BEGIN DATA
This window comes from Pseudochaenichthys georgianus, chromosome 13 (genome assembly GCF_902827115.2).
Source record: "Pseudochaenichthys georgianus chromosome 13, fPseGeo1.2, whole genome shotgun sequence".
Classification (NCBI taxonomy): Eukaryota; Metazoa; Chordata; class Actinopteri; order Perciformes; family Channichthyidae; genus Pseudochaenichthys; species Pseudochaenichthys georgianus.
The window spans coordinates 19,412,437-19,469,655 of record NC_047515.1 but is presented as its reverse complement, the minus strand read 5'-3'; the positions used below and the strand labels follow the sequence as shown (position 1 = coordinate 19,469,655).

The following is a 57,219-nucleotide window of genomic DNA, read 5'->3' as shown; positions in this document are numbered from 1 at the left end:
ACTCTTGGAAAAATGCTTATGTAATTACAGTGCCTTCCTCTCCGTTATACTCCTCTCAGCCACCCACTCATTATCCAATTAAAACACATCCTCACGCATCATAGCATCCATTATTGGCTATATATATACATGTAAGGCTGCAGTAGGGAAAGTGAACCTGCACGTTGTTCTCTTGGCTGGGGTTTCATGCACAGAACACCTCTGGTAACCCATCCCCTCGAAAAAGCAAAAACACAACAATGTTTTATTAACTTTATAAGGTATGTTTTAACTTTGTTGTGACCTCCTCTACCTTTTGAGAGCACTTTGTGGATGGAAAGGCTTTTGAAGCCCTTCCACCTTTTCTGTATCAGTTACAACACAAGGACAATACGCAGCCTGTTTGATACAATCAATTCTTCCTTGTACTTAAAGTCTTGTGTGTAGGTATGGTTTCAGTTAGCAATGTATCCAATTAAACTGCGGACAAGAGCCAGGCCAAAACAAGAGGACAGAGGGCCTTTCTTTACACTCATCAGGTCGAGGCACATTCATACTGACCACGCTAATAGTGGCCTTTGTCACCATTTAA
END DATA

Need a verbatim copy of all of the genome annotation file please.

This window comes from Pseudochaenichthys georgianus, chromosome 13 (genome assembly GCF_902827115.2).
Source record: "Pseudochaenichthys georgianus chromosome 13, fPseGeo1.2, whole genome shotgun sequence".
Classification (NCBI taxonomy): Eukaryota; Metazoa; Chordata; class Actinopteri; order Perciformes; family Channichthyidae; genus Pseudochaenichthys; species Pseudochaenichthys georgianus.
The window spans coordinates 19,412,437-19,469,655 of record NC_047515.1 but is presented as its reverse complement, the minus strand read 5'-3'; the positions used below and the strand labels follow the sequence as shown (position 1 = coordinate 19,469,655).

The following is a 57,219-nucleotide window of genomic DNA, read 5'->3' as shown; positions in this document are numbered from 1 at the left end:
ACTCTTGGAAAAATGCTTATGTAATTACAGTGCCTTCCTCTCCGTTATACTCCTCTCAGCCACCCACTCATTATCCAATTAAAACACATCCTCACGCATCATAGCATCCATTATTGGCTATATATATACATGTAAGGCTGCAGTAGGGAAAGTGAACCTGCACGTTGTTCTCTTGGCTGGGGTTTCATGCACAGAACACCTCTGGTAACCCATCCCCTCGAAAAAGCAAAAACACAACAATGTTTTATTAACTTTATAAGGTATGTTTTAACTTTGTTGTGACCTCCTCTACCTTTTGAGAGCACTTTGTGGATGGAAAGGCTTTTGAAGCCCTTCCACCTTTTCTGTATCAGTTACAACACAAGGACAATACGCAGCCTGTTTGATACAATCAATTCTTCCTTGTACTTAAAGTCTTGTGTGTAGGTATGGTTTCAGTTAGCAATGTATCCAATTAAACTGCGGACAAGAGCCAGGCCAAAACAAGAGGACAGAGGGCCTTTCTTTACACTCATCAGGTCGAGGCACATTCATACTGACCACGCTAATAGTGGCCTTTGTCACCATTTAA